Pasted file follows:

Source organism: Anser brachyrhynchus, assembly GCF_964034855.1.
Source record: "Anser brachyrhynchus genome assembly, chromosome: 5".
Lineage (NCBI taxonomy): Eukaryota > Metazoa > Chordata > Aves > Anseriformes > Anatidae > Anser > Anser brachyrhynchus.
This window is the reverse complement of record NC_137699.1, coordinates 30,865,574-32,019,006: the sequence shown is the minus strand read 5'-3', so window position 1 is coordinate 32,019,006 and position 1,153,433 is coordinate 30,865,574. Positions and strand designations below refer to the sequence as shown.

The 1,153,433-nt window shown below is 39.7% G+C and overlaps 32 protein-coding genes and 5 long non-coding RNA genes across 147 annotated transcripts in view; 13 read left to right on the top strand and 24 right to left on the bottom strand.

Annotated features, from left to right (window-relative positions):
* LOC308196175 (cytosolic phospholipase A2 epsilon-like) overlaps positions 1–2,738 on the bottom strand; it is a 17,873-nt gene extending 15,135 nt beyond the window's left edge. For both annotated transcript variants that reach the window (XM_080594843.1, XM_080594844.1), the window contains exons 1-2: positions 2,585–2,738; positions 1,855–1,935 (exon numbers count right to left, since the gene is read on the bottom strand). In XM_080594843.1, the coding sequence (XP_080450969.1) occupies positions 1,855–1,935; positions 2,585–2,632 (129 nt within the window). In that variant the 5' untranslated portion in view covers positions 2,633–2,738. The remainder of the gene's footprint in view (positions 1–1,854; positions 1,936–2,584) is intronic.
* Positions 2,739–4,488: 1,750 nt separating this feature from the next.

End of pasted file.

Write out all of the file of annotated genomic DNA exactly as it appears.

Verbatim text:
Source organism: Anser brachyrhynchus, assembly GCF_964034855.1.
Source record: "Anser brachyrhynchus genome assembly, chromosome: 5".
Lineage (NCBI taxonomy): Eukaryota > Metazoa > Chordata > Aves > Anseriformes > Anatidae > Anser > Anser brachyrhynchus.
This window is the reverse complement of record NC_137699.1, coordinates 30,865,574-32,019,006: the sequence shown is the minus strand read 5'-3', so window position 1 is coordinate 32,019,006 and position 1,153,433 is coordinate 30,865,574. Positions and strand designations below refer to the sequence as shown.

The 1,153,433-nt window shown below is 39.7% G+C and overlaps 32 protein-coding genes and 5 long non-coding RNA genes across 147 annotated transcripts in view; 13 read left to right on the top strand and 24 right to left on the bottom strand.

Annotated features, from left to right (window-relative positions):
* LOC308196175 (cytosolic phospholipase A2 epsilon-like) overlaps positions 1–2,738 on the bottom strand; it is a 17,873-nt gene extending 15,135 nt beyond the window's left edge. For both annotated transcript variants that reach the window (XM_080594843.1, XM_080594844.1), the window contains exons 1-2: positions 2,585–2,738; positions 1,855–1,935 (exon numbers count right to left, since the gene is read on the bottom strand). In XM_080594843.1, the coding sequence (XP_080450969.1) occupies positions 1,855–1,935; positions 2,585–2,632 (129 nt within the window). In that variant the 5' untranslated portion in view covers positions 2,633–2,738. The remainder of the gene's footprint in view (positions 1–1,854; positions 1,936–2,584) is intronic.
* Positions 2,739–4,488: 1,750 nt separating this feature from the next.